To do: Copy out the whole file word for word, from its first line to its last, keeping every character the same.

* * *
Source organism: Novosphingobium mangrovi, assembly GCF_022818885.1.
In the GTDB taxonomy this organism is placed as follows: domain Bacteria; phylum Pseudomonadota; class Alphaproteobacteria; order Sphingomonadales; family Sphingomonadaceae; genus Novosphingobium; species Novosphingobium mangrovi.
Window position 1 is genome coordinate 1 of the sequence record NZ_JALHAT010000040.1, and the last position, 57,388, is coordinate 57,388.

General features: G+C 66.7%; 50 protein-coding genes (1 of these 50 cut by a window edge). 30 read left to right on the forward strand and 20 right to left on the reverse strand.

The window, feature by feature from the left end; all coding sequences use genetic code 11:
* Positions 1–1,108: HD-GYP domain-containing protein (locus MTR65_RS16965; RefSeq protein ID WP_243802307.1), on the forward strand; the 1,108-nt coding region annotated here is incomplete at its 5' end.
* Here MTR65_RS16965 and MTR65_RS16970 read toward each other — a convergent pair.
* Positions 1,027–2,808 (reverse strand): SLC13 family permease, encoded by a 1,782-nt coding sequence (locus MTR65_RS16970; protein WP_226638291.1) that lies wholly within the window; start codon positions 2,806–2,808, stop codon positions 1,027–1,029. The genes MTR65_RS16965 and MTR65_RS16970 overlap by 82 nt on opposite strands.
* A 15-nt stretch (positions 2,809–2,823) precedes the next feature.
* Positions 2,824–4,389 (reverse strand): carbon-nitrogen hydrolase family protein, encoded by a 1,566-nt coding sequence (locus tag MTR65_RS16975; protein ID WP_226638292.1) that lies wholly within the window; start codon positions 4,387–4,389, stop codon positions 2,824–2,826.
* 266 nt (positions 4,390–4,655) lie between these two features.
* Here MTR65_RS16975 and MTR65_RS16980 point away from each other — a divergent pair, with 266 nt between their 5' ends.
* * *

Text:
Source organism: Novosphingobium mangrovi, assembly GCF_022818885.1.
In the GTDB taxonomy this organism is placed as follows: domain Bacteria; phylum Pseudomonadota; class Alphaproteobacteria; order Sphingomonadales; family Sphingomonadaceae; genus Novosphingobium; species Novosphingobium mangrovi.
Window position 1 is genome coordinate 1 of the sequence record NZ_JALHAT010000040.1, and the last position, 57,388, is coordinate 57,388.

General features: G+C 66.7%; 50 protein-coding genes (1 of these 50 cut by a window edge). 30 read left to right on the forward strand and 20 right to left on the reverse strand.

The window, feature by feature from the left end; all coding sequences use genetic code 11:
* Positions 1–1,108: HD-GYP domain-containing protein (locus MTR65_RS16965; RefSeq protein ID WP_243802307.1), on the forward strand; the 1,108-nt coding region annotated here is incomplete at its 5' end.
* Here MTR65_RS16965 and MTR65_RS16970 read toward each other — a convergent pair.
* Positions 1,027–2,808 (reverse strand): SLC13 family permease, encoded by a 1,782-nt coding sequence (locus MTR65_RS16970; protein WP_226638291.1) that lies wholly within the window; start codon positions 2,806–2,808, stop codon positions 1,027–1,029. The genes MTR65_RS16965 and MTR65_RS16970 overlap by 82 nt on opposite strands.
* A 15-nt stretch (positions 2,809–2,823) precedes the next feature.
* Positions 2,824–4,389 (reverse strand): carbon-nitrogen hydrolase family protein, encoded by a 1,566-nt coding sequence (locus tag MTR65_RS16975; protein ID WP_226638292.1) that lies wholly within the window; start codon positions 4,387–4,389, stop codon positions 2,824–2,826.
* 266 nt (positions 4,390–4,655) lie between these two features.
* Here MTR65_RS16975 and MTR65_RS16980 point away from each other — a divergent pair, with 266 nt between their 5' ends.